WARNING: parts of this story might be disturbing to some readers.
ST. LOUIS COUNTY, Mo. (KMOV.com) -- When Erin Bulfin talks about her dog Daisy, it's clear how much she meant to their family.
“She was just an amazing and loving dog,” she said. “She came running up to us, with her goofy smile and her underbite sticking out, and we knew right away she was for us.”
Daisy was a perfect fit, and became fast friends with their youngest daughter. “She was in love with her from the get-go and they were inseparable,” Bulfin said.
But in December 2019, Bulfin said Daisy got a little protective of a toy, and an accident happened.
“My daughter bent down to hand the toy to her and as she was trying to get it back to her, Daisy jumped up and bit her on the nose,” she said.
Bulfin said the family knew Daisy meant no harm and had no worries about her around their daughter again, but because there was an injury, Bulfin contacted St. Louis County Animal Care and Control, who said they would have to bring Daisy in to quarantine.
“The woman even said, 'you're welcome to bring your family in to visit her, she will be okay, we will take good care of her,’” recalled Bulfin.
The next day, they learned Daisy could quarantine at home instead, so Bulfin rushed to get her from the shelter. When she arrived, Daisy was dead.
“There was no explanation as to why. The woman just came up and said 'she's gone,'” Bulfin remembers.
She was devastated, and soon the shock and pain turned into anger.
“Within [an] hour, they took her back, euthanized her and decapitated her," she said. "It’s just disgusting.”
The decapitation, the county said, was necessary to test for rabies, but Bulfin couldn't understand why Daisy had been put down.
“She wasn't vicious or aggressive towards our children at all before this. It was a one-time incident and we were just trying to do what we needed to do,” she said.
County officials have claimed her husband authorized the euthanasia, something he adamantly denies.
“They basically tried to blame my husband for everything and they have made up so many lies and stories about things we supposedly said that aren't true,” Bulfin said.
Missouri state law requires veterinarians to send in brain tissue samples of an animal that might have rabies, but St. Louis County law requires the county shelter to keep the animal to observe it for 10 days, which leads Bulfin to believe there was absolutely no need to euthanize Daisy or test her brain tissue.
The family has been seeking answers ever since, and told News 4 they have never received an apology, and the department has been "very aggressive" toward them.
Kerry Obert says there’s no care or control within the St. Louis County’s Animal Care and Control Center. “Your job is to control animals and now mine is gone,” she said.
A 2019 audit of the county shelter found officials had been misrepresenting data, making it appear as if many more owners had requested euthanasia than actually had. Following that audit, the shelter vowed changes, complying with multiple recommendations in the report. But there have been other issues as recently as this year. In July, the shelter lost a dog, Harley, they were supposed to be caring for. That animal is still missing.
How the county euthanizes dogs has also been an issue in the past. News 4 confirmed that until just a few months ago, the county used a method of euthanasia called a "cardiac stick," which is an injection directly into an animal's heart, and can occur without sedation, something animal rights groups have long decried.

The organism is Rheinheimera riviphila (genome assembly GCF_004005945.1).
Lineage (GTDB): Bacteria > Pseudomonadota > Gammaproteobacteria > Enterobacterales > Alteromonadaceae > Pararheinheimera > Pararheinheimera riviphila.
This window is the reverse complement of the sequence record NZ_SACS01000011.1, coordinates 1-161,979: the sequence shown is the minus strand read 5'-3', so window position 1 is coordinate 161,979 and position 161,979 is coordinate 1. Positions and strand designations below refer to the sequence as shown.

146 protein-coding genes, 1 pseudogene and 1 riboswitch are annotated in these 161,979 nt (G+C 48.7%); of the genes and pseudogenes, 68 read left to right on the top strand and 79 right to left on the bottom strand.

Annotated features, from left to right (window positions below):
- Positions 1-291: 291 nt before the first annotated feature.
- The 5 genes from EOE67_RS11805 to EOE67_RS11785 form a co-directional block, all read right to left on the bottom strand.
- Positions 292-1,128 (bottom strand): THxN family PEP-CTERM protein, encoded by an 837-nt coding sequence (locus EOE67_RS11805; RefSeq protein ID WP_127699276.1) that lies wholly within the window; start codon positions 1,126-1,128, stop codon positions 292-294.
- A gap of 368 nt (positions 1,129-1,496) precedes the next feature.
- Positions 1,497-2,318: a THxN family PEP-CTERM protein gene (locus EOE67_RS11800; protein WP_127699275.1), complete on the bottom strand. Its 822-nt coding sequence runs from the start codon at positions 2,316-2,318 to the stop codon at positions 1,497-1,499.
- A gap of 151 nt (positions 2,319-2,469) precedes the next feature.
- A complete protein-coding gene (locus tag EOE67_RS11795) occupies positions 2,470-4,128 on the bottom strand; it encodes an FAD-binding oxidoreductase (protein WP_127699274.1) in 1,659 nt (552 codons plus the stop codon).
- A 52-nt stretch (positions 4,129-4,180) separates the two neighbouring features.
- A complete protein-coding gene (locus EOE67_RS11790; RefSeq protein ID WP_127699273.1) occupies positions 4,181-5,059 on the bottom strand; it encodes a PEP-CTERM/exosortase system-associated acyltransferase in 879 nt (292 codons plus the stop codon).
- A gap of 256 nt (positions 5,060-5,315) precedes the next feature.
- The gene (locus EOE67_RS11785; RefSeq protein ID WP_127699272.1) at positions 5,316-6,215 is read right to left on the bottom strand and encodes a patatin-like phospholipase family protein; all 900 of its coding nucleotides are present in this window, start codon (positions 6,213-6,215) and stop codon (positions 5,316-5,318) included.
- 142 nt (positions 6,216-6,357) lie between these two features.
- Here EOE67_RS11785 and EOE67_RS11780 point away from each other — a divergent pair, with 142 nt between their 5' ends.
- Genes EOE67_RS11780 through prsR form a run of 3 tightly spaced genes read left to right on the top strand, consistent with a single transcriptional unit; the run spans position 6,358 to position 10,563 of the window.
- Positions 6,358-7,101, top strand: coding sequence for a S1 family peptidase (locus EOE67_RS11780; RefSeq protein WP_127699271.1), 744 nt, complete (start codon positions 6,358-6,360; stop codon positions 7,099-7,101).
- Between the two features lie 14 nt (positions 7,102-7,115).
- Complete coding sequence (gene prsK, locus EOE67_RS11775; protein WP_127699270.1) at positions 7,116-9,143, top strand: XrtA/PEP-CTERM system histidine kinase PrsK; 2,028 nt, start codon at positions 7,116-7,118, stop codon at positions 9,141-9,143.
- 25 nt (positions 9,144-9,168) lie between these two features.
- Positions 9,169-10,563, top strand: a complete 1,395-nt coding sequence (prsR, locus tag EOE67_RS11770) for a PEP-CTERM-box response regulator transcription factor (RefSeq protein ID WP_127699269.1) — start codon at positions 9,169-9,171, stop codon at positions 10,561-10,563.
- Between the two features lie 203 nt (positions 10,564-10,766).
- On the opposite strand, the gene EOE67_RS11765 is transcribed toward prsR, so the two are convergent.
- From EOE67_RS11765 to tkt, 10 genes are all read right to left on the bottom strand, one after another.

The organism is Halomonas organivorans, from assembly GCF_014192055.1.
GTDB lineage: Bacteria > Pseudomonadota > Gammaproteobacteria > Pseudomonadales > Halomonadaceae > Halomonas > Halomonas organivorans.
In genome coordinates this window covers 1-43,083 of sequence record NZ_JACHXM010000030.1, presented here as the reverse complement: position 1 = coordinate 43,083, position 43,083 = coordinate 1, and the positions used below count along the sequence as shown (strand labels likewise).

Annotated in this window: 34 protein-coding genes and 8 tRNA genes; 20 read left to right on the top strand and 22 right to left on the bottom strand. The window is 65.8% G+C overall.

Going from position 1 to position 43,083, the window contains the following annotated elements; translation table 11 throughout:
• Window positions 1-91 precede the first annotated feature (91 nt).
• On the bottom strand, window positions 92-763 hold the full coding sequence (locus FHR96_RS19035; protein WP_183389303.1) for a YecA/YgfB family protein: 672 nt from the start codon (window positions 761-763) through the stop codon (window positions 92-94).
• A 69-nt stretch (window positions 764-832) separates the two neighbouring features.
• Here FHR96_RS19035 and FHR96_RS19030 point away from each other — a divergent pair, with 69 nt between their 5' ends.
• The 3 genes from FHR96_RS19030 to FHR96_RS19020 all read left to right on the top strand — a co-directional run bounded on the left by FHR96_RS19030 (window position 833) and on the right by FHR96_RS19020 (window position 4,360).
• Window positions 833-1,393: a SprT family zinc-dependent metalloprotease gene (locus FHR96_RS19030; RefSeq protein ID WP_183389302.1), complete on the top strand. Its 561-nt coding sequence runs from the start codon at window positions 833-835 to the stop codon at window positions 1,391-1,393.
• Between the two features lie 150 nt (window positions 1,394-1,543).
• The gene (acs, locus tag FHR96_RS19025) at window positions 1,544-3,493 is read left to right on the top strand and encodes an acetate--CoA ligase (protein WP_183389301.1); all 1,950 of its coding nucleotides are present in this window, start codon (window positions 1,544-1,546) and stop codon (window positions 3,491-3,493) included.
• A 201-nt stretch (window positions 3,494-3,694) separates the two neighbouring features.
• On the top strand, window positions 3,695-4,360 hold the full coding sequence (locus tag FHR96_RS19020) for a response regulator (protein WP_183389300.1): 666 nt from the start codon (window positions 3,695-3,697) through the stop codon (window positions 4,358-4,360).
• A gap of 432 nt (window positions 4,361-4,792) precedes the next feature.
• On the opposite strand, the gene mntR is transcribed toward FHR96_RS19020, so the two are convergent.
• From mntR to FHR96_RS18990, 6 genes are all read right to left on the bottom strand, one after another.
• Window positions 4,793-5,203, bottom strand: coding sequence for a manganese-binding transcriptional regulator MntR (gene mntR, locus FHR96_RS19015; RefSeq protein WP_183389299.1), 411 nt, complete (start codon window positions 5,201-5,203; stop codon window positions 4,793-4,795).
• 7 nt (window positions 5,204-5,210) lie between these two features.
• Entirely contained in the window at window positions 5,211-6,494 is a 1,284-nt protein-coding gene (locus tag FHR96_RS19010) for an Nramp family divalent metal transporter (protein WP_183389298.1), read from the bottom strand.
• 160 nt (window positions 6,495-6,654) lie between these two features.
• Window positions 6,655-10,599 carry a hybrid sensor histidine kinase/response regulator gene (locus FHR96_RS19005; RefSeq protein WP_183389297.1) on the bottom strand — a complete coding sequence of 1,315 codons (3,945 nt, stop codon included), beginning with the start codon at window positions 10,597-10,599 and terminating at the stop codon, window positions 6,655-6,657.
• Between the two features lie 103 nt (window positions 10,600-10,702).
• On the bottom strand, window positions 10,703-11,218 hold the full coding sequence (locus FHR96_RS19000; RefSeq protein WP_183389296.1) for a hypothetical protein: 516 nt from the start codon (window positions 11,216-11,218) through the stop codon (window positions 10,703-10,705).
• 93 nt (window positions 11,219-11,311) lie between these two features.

Embroiled in a lawsuit, Bulfin said the county won't tell her how exactly Daisy died, which is why she's speaking out now.
"They refuse to tell us whether or not they sedated her before they euthanized her. What I have read from their statements is that they were just in a really big hurry to get it done,” she said.
"Personally I would never want to do it for an animal that was totally awake,” said veterinarian Dr. Teresa Garden, referring to stick procedures. She wasn't affiliated with Daisy's case, but explained that in private practice, heart sticks are almost never used.
She puts animals under heavy sedation before administering an IV drug.
"Without sedation," she said, “I would think they could always struggle and they might feel the effects of the drugs, so I would think there might be some degree of discomfort.”
There have been changes in leadership at St. Louis County Animal Care and Control, but the top official is Dr. Faisal Khan, who is the county's health director. Through a spokesperson, we were repeatedly told we could not have an interview with Dr. Khan.
Specific to Daisy's case, officials would only say, "given that this is a pending legal matter, we have no comment at this time."
But when we asked about their euthanasia practices in general, a spokesperson wrote: "Until May 2021, we euthanized animals with a heart stick injection. They were sedated prior to the procedure. We stopped doing heart sticks as of May 2021." They further added "ACC has always sedated prior to a heart stick."
When asked about the incident Monday, County Executive Sam Page said he had full confidence in the shelter's staff, especially after the audit.
“We are going to implement all of those changes, which include the way we take care of animals, the euthanasia rate, and the policies for euthanizing," he said. "We are reviewing all of those."
But Bulfin doesn't understand why the county won't just give them proof of what happened to Daisy.
“It’s just cruelty,” she said. "‘Our goal is to make sure that no animals suffer and no family has to be traumatized like ours."
News 4 is still waiting for records requests from St. Louis County.